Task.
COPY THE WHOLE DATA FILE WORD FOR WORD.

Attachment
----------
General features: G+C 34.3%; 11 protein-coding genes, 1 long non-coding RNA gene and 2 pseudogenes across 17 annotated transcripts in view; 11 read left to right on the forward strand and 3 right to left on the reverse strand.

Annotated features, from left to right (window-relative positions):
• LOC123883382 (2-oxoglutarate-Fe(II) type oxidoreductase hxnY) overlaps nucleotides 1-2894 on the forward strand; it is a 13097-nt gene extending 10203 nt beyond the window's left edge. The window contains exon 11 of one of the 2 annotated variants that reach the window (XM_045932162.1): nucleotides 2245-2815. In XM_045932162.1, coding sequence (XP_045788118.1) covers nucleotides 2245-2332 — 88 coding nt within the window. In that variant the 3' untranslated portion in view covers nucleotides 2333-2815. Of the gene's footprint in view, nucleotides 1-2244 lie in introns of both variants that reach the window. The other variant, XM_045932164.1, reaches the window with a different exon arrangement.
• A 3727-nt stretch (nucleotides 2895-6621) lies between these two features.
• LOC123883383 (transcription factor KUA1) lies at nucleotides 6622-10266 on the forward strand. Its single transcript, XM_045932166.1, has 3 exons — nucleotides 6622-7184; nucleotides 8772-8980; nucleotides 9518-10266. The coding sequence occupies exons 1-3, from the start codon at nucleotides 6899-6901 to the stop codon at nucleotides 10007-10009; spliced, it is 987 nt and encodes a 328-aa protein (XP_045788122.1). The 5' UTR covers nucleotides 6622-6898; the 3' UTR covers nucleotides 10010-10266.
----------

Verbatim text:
General features: G+C 34.3%; 11 protein-coding genes, 1 long non-coding RNA gene and 2 pseudogenes across 17 annotated transcripts in view; 11 read left to right on the forward strand and 3 right to left on the reverse strand.

Annotated features, from left to right (window-relative positions):
• LOC123883382 (2-oxoglutarate-Fe(II) type oxidoreductase hxnY) overlaps nucleotides 1-2894 on the forward strand; it is a 13097-nt gene extending 10203 nt beyond the window's left edge. The window contains exon 11 of one of the 2 annotated variants that reach the window (XM_045932162.1): nucleotides 2245-2815. In XM_045932162.1, coding sequence (XP_045788118.1) covers nucleotides 2245-2332 — 88 coding nt within the window. In that variant the 3' untranslated portion in view covers nucleotides 2333-2815. Of the gene's footprint in view, nucleotides 1-2244 lie in introns of both variants that reach the window. The other variant, XM_045932164.1, reaches the window with a different exon arrangement.
• A 3727-nt stretch (nucleotides 2895-6621) lies between these two features.
• LOC123883383 (transcription factor KUA1) lies at nucleotides 6622-10266 on the forward strand. Its single transcript, XM_045932166.1, has 3 exons — nucleotides 6622-7184; nucleotides 8772-8980; nucleotides 9518-10266. The coding sequence occupies exons 1-3, from the start codon at nucleotides 6899-6901 to the stop codon at nucleotides 10007-10009; spliced, it is 987 nt and encodes a 328-aa protein (XP_045788122.1). The 5' UTR covers nucleotides 6622-6898; the 3' UTR covers nucleotides 10010-10266.